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Tracking and ensuring the integrity of payments is no easy task for any business, but in the B2B space, there is the added difficulty of ensuring the companies you are selling to will actually make their payments on time, won’t stiff you on some baseless excuse, go out of business, or try to wriggle out of them through clever accounting, bankruptcy, litigation, or other means. These issues are far rarer in the B2C space.
How can B2B companies, such as wholesalers selling products in bulk, ensure that they will be paid for the products and services they are rendering to their customers? Slope, a two-year-old AI startup founded in San Francisco, is attempting to create the gold standard: a B2B payments tracking and receiving platform that is powered in part by its own “rules-based” tech and partly by OpenAI’s GPT-3.5 Turbo. Slope is also developing its own proprietary, in-house large language models (LLMs).
The company today announced a $30 million equity round led by Fred Wilson’s famed Union Square Ventures with participation from OpenAI CEO and co-founder Sam Altman, for a total funding to date of $187 million. That’s hefty cash for a lean team of just 18 full-time employees.
“We run very efficiently,” said Lawrence Lin Murata, Slope’s CEO and co-founder, in a video call with VentureBeat. Lin Murata said he experienced firsthand the challenges B2B vendors face from working at the wholesale goods business operated by his parents in their home country, Brazil.
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“For B2B businesses, it’s their lifeblood to be able to get money fast and send money to their vendors,” he added.
Slope’s technology informs the entire B2B customer payments journey
The company will use the cash to continue building out its team and technology — which includes an online payments and invoicing tool that Slope’s customers can use to accept payments from their customers, including credit card, ACH (automated clearing house), and international payments.
“We start from customer onboarding, risk assessment, and go all the way to reconciling, including everything in between,” said Alice Deng, co-founder and chief product officer of Slope.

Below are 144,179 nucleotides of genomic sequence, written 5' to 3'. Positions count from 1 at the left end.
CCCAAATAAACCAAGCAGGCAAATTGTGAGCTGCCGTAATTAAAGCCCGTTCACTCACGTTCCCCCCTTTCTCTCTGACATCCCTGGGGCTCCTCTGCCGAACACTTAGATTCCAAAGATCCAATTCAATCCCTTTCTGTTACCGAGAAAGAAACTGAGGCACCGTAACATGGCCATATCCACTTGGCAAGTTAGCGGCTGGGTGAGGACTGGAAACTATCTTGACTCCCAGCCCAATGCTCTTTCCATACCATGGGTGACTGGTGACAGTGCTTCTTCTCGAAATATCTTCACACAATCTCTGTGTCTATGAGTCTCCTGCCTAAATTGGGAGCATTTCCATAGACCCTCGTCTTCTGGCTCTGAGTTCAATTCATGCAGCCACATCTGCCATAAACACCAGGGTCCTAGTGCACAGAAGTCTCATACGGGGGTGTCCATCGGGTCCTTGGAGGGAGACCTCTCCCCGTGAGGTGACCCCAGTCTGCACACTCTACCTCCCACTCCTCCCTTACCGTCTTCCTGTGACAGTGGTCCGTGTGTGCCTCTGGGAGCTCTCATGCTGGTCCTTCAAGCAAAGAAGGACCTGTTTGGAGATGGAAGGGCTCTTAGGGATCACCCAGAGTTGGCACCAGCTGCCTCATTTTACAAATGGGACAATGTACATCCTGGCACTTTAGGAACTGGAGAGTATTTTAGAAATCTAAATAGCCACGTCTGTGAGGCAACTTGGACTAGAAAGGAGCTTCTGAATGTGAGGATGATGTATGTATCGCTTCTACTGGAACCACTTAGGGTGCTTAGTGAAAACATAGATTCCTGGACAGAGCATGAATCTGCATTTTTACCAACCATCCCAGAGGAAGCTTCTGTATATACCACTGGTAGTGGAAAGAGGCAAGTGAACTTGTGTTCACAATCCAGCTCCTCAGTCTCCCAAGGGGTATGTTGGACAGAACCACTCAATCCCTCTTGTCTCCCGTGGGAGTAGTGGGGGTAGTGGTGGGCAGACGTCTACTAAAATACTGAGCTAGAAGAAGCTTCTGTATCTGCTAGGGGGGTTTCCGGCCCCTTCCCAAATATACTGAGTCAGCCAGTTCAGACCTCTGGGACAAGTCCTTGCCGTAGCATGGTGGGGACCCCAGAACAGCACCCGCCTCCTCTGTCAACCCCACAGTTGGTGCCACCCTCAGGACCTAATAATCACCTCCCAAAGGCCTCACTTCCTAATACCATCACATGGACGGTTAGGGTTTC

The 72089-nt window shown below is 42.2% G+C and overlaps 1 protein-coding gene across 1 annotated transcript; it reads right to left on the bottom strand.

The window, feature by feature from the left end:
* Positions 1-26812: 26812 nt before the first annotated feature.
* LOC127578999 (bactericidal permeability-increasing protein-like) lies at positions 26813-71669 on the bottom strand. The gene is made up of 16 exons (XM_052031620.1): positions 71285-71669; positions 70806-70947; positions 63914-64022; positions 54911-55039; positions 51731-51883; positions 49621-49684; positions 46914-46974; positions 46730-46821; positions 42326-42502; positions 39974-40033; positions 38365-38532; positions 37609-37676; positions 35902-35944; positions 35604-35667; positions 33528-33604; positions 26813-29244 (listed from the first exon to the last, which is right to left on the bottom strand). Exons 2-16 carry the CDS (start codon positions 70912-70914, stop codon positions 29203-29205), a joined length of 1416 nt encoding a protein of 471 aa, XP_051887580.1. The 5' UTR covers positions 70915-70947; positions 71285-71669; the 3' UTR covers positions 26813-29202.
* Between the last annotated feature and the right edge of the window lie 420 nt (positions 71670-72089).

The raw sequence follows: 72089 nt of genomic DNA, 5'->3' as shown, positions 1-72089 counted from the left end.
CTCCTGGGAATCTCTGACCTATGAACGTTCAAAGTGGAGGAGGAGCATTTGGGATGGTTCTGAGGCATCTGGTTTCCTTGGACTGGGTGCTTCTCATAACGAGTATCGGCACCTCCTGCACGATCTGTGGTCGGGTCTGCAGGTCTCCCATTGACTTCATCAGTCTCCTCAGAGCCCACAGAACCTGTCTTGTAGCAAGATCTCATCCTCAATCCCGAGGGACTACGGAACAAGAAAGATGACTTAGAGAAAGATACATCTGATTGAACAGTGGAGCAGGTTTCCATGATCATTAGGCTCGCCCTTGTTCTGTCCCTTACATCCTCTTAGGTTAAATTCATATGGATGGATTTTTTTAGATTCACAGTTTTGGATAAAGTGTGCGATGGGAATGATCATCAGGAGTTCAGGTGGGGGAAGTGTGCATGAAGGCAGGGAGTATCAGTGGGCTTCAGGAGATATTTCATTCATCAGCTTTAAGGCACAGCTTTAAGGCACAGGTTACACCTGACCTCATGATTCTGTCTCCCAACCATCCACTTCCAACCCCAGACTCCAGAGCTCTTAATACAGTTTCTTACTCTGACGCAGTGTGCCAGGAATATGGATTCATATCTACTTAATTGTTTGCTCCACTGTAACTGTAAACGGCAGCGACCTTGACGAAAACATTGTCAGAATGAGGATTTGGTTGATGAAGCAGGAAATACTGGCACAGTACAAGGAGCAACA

That includes Slope analyzing a buyer’s “credit risk, invoicing, billing, cash application claims, and reductions and all the way to syncing into [a B2B customers’] accounting system — it’s all handled in our platform,” Deng added.
Slope further offers financing for its customers’ customers, allowing those who can’t pay upfront to be granted credit directly through Slope’s payments system.
It also delivers a newfound level of “visibility,” into B2B payment workflows that can be “old school” and more obscure, according to Deng.
One example of this newfound visibility is Slope Timeline, a feature that uses Slope’s understanding of a business’s transactions to keep the B2B vendor and their customers informed of payment and product shipping statuses in near realtime.
“Both the buyer and the seller understand exactly what stage there are in to the millisecond,” said Deng. That’s a marked improvement from businesses traditionally wondering “oh is my order open yet, did it ship? Did my wire transfer get reconciled?”
A foundation of ‘clean data’
Key to Slope’s approach to understanding, providing updated information on, and helping de-risk B2B payments for its enterprise customers is its focus on obtaining “clean data” from them.
“The foundation of that is clean data, it powers everything in the system,” Deng said. “We’re an AI company, but we’re actually a clean data company.”
To achieve “clean data,” Slope works with its enterprise customers to gather all of the data about the orders those customers are receiving, processing, and shipping out.
“That data is formatted and surfaced in ways that are useful to the customer within our platform,” said Lin Murata.
Here’s where some of Slope’s AI approach comes into play: Slope is able to assess a B2B buyer’s creditworthiness and their fraud risk, and extend them the optimal credit to incur the minimal risk on the seller/Slope’s customer, using SlopeGPT, a tool unveiled in April.
Slope GPT takes a Slope enterprise customer’s transaction and purchase order data, runs it through a dedicated instance of OpenAI’s GPT (not on the public internet or accessible to third-parties), and clusters the data into embeddings that can determine which types of payments are regular and which are anomalous. Slope then uses these embeddings, and other rules-based data management techniques, to surface relevant data and suggestions to both its customers and their customers.
When analyzing a buyer’s risk for granting them financing/credit, SlopeGPT can also look for clues. “if there’s anomalous activities, or somebody’s pretending to be a different business, if they’ve stolen information from another business…if they’re intentionally trying to show strong cash flow, and then do sudden transfers out, we can detect a lot of these anomalies to prevent payments,” Lin Murata said.
Slope discovered the power of GPT for this purpose by feeding it is own 2.5 million bank transactions over 18 months.
The company has also developed its own proprietary LLM — trained on public data — that performs even better at accurately identifying risk and will be released soon, according to the founders.
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